A teacher from Market Harborough is to meet the young boy whose life she saved by donating bone marrow to him nearly three years ago.
Jane Theobald donated bone marrow to Jake Larkin, eight, after being found to be the only matching donor for him on any of the world’s bone marrow donor registers.
Jane’s donation saved Jake’s life when he was suffering from a very rare condition called severe aplastic anaemia which means the bone marrow does not make enough blood cells.
Jane, who teaches at Welland Park Academy in Market Harborough, said: “Everyone says how big a thing it was that I did, but I just feel proud and very humble.
“I am glad that I was able to help him when he needed it.”
Jane, now 59, joined the Anthony Nolan register in the 1970s when Shirley Nolan was looking for a donor for her son, Anthony.
However, it was not until 2012 that she learned she had been matched with a patient in desperate need of a transplant.
Jane selflessly agreed to donate and, in September 2012, she travelled to Sheffield to make the donation despite knowing nothing about the person she was donating to.
She said: “Knowing I was going to donate didn’t worry me. I wouldn’t have signed up if I wasn’t prepared to donate. In fact, I was excited beforehand.”
Following a donation, the patient and donor have to remain anonymous for two years and Jane received an anonymous letter from Jake’s parents thanking her for her donation.
It read: “Your gift saved the life of a little boy, but so much more, you saved the hearts of so many people who love that little boy. And you did save his life, as surely as if you had scooped him up off of train tracks in the shadow of a speeding train.
“Our son was not going to live, he was not going to grow up, he was not going to be here with us. We, as his parents, would have done the unfathomable, we would have said good-bye to his warmth, his giggle, his smell, his skin, his amazing wit, his potential...without your gift we would have buried our son.
“But you did scoop him off those train tracks, in the shadow of a speeding disease, and so his dying is only a ‘what if’ that we try to avoid as we appreciate each new day.
“Our beautiful little boy is here, happy, healthy, a little brother, a cousin, a nephew, a friend, laughing, dancing, being silly - being alive. And we are forever indebted to you.”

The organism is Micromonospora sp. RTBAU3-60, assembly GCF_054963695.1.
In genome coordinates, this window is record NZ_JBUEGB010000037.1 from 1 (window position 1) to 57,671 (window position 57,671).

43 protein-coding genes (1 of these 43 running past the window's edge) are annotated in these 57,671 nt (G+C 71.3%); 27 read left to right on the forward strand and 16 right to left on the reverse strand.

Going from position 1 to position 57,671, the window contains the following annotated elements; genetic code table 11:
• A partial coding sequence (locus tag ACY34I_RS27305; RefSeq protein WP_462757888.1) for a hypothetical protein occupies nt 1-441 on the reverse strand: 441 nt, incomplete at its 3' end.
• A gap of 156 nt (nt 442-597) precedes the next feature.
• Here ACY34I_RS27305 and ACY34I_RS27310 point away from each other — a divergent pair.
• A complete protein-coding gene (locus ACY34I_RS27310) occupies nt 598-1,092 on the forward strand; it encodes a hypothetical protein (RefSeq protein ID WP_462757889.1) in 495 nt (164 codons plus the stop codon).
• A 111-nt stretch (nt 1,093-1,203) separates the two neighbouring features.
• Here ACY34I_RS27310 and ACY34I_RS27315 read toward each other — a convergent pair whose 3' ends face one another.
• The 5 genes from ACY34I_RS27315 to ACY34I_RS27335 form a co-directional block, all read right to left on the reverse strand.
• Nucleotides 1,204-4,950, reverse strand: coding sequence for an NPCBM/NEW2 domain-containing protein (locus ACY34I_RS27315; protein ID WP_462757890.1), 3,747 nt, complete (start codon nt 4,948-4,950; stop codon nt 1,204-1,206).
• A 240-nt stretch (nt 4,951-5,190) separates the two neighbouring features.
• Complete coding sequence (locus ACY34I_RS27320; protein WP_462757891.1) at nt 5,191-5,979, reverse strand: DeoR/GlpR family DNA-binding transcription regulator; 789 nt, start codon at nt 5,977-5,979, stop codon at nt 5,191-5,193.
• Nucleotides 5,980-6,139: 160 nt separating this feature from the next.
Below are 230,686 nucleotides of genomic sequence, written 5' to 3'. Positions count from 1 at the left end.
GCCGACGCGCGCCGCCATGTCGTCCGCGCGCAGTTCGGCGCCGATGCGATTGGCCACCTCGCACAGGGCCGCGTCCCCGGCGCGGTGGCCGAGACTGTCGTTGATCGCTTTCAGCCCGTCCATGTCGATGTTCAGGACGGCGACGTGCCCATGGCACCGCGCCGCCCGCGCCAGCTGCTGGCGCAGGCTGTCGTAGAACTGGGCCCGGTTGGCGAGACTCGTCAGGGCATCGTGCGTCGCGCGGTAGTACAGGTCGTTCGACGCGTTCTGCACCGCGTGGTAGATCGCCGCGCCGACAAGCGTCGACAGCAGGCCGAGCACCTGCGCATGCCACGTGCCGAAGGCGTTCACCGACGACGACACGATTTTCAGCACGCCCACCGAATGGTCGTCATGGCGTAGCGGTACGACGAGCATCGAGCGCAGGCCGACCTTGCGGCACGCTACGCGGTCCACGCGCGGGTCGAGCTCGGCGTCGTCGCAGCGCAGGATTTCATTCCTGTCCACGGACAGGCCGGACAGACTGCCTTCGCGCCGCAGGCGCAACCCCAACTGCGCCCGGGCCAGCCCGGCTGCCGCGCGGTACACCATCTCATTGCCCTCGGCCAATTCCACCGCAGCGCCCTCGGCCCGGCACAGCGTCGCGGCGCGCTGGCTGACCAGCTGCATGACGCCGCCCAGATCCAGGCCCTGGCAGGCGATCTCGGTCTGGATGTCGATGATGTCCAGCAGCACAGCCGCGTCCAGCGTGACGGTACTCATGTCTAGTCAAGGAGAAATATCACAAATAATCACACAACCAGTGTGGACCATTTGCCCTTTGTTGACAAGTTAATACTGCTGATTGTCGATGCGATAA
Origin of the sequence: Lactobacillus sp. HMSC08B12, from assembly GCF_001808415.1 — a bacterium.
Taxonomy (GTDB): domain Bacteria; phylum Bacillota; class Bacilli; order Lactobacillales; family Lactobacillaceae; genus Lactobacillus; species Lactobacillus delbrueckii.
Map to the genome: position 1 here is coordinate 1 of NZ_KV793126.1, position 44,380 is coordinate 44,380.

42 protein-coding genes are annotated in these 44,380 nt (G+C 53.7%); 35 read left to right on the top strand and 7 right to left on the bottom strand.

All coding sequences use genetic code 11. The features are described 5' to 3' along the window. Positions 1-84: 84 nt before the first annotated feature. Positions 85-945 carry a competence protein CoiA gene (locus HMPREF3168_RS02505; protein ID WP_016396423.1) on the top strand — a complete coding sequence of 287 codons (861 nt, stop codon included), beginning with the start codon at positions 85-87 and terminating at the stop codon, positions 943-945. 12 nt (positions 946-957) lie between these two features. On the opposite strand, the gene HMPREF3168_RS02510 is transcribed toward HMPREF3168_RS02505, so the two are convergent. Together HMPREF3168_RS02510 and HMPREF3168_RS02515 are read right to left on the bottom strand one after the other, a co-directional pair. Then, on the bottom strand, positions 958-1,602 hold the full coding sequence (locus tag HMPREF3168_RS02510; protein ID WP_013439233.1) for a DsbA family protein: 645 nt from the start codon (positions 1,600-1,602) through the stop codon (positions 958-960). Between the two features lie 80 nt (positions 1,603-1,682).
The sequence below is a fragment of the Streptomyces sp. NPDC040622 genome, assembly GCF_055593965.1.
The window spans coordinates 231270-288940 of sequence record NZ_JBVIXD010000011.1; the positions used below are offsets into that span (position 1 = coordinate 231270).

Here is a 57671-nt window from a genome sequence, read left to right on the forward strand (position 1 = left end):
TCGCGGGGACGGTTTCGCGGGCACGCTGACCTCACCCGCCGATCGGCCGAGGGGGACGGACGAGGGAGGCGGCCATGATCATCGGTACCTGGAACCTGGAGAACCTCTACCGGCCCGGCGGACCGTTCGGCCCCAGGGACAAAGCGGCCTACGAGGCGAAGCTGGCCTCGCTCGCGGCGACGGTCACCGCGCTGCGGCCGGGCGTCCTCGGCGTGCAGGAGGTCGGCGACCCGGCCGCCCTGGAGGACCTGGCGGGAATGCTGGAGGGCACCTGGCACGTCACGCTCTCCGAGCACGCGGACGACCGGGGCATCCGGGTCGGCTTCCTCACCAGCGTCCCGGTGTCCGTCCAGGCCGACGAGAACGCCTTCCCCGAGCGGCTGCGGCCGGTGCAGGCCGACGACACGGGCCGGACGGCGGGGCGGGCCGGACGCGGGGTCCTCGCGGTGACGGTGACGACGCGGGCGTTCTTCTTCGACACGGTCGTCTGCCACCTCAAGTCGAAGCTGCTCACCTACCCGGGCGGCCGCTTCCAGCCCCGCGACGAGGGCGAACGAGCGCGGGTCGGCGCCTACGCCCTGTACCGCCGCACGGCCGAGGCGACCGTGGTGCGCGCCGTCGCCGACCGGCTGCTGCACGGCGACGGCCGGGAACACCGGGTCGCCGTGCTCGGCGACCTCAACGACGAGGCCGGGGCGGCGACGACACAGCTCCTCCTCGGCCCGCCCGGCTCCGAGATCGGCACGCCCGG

Since then, the anonymity period elapsed and Jane was able to learn the identity of her recipient.
Jake, from San Francisco in California, was diagnosed with severe aplastic anaemia in February 2012, at the age of just six.
His parents took him to a doctor after noticing that he was covered in strange bruises, that his nose kept bleeding and that he was abnormally tired.
At first, they were warned that he could have leukaemia but further tests soon revealed that he actually had severe aplastic anaemia.
He was initially treated in California with a standard immune suppression treatment regime but he did not respond and the treatment did not work for him.
As a result, his parents, Kimberly and Robert, were told that Jake would need a bone marrow transplant.
They launched a huge campaign to encourage people to sign up as potential bone marrow donors and they even moved their family to Wisconsin to be treated by Dr David Margolis, who they felt was the best in the field of bone marrow transplantation in the U.S. and Jake’s best chance of recovery.
Eventually, they were told that a match had been found for Jake.
Kimberly, 45, said: “When we found out there was a donor for Jake we were shocked and thrilled and cautious. We knew the donor had to say yes, and pass a physical. But pretty quickly we were told she had said yes, so we only had to wait for the physical.”
Jake had his transplant in September 2012 and has gone on to make a very good recovery.
Kimberley, who is a lawyer, said: “It was wonderful when we first spoke to Jane. We cried, we laughed and we had a million questions for each other!
“The main thing we wanted to say to Jane was thank you - a million times over! She saved our son's life.
“Once the thank you was done then I just wanted to tell her about the amazing gift she gave us - about Jake and our family.”
Now, on June 6, Jane and Jake are to meet for the first time when Jake and his family fly over to Britain from the States.
Jake will also attend an assembly at Jane’s school – Welland Park Academy – on June 8.
Kimberly said: “We are super excited to meet Jane and her family. It feels like the next step in the healing process for our whole family.
“We are of course nervous and a bit scared, I feel certain I will be crying and somewhat speechless initially. But I want so much to tell our story to the world. I know that happy stories, good endings, are a huge encouragement to people to get involved.
“So, we are excited to tell our story and maybe be that little spark that gets a few people to join the register - so that another family can get that news that we got, to hear those words, ‘we found a match’.”
Jane and Kimberly are now encouraging more potential donors to join the Anthony Nolan register and other registers around the world. Jane will come off the register automatically when she turns 60 so she is now also looking to help Anthony Nolan in other ways, such as through spreading the word about the need for more donors.
Kimberly said: “If I got to talk to someone thinking about signing up with Anthony Nolan I would say ‘if you were standing at a zebra crossing and a young child was about to walk into a busy road, would you reach out and grab him or her to avoid them getting hit by a car? Would you take that step to save a life? Well, this is way easier and you could save a life, so no excuses’.”
She added that potential donors should know that 90 per cent of donors donate through a simple outpatient procedure which is similar to giving blood.